IoT promises tremendous leaps forward in almost every aspect of industry and business, as well as civic and personal life. However, it has also significantly raised the stakes for security by introducing a flood of new connected devices which are highly vulnerable to hacking. According to the U.S. Federal Trade Commission there are now twenty-five billion devices online — if research presented from a Hewlett Packard IoT security study is correct, between 70 and 80 percent of them may be insecure, lacking encryption and sufficient password protection. The danger, however, goes far beyond the individual vulnerability of these devices. Their connected nature means that they can be hijacked en masse to perpetrate large scale attacks that are, quite frankly, beyond the scope of anything we’ve seen before.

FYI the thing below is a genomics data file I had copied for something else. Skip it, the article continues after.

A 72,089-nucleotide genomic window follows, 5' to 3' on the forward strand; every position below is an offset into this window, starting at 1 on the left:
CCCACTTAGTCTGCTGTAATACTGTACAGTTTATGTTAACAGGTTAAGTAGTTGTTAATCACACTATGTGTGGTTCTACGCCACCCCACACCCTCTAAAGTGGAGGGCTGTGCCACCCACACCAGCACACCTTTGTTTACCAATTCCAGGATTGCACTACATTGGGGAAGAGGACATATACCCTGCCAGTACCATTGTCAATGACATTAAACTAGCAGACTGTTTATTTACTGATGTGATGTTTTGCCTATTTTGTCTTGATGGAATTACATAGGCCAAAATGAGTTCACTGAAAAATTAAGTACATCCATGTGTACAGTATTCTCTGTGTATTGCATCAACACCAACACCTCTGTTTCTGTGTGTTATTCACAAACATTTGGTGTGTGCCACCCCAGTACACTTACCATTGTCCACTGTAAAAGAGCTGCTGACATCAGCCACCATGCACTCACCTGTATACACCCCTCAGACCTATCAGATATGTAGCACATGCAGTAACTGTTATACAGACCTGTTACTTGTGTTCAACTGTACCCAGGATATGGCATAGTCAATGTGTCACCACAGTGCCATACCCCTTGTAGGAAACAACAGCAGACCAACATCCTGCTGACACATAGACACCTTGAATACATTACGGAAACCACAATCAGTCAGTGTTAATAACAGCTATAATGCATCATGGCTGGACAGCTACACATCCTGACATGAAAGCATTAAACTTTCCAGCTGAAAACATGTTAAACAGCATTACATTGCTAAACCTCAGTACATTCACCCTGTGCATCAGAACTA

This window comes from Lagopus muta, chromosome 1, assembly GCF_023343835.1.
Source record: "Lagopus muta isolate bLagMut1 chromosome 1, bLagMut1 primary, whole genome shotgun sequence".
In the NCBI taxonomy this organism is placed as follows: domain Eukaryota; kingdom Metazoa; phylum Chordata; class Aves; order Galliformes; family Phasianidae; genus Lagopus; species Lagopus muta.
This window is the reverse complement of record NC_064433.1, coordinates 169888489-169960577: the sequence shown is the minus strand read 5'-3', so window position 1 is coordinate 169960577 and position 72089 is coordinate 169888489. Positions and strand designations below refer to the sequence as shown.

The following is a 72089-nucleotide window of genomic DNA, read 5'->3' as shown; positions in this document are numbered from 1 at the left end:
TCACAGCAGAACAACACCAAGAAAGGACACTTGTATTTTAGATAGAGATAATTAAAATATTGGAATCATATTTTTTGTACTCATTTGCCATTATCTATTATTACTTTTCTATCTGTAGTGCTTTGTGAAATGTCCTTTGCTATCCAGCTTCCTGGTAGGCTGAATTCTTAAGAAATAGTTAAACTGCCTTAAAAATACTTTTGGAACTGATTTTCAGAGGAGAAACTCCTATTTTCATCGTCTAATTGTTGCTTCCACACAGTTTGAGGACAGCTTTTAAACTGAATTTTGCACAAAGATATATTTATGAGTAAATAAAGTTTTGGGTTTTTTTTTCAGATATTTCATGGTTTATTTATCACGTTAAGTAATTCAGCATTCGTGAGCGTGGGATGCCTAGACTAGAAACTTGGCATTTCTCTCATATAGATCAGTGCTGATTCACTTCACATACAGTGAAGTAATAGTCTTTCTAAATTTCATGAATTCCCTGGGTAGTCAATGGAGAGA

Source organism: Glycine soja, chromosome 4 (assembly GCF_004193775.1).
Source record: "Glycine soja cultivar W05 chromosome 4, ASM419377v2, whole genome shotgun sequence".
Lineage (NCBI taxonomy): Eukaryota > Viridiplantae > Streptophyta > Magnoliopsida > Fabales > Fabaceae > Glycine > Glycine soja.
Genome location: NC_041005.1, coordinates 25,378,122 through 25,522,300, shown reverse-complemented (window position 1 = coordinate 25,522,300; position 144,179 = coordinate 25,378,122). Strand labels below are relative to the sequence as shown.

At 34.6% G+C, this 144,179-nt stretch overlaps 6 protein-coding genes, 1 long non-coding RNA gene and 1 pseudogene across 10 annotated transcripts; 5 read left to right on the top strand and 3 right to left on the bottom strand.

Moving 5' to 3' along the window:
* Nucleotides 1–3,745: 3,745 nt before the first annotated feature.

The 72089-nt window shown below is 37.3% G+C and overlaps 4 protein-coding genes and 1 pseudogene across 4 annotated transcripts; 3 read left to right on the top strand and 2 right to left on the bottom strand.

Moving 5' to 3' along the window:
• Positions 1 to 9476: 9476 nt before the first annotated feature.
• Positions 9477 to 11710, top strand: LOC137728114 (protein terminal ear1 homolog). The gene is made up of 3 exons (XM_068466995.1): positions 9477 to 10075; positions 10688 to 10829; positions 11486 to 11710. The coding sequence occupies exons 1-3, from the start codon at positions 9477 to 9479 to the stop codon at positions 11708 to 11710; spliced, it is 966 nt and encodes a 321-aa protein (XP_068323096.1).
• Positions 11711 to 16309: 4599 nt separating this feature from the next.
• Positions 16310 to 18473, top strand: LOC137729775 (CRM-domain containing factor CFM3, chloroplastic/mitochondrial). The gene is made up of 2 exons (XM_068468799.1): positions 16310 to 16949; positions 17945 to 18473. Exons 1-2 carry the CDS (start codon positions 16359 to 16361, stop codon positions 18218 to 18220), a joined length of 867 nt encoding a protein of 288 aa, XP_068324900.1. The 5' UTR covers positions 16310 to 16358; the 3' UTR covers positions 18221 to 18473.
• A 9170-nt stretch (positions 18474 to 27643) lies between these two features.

DNS provider Dyn’s well-publicized DDoS attack, which may have cost the company 8% of its business, shook the industry. Yet, this really was only a sampling of the danger posed by insecure IoT systems, which can threaten entire infrastructures. Really more people should want to learn more of this, these are the new risks we will need to contend with. At Focus 16 Ted Koppel warned that an attack on IoT devices connected to the U.S. power grid could trigger a massive outage — the reality of which was proved when a group of researchers in Israel simulated such an attack on “smart lightbulbs” that controlled lights in a city block of offices. According to The Hacker News, attacks of this nature are growing in scale to exceed a terabit per second, meaning that the stakes in securing IoT systems are only going to increase. As organizations look to secure their networks, they must begin at the most fundamental level: the hardware.
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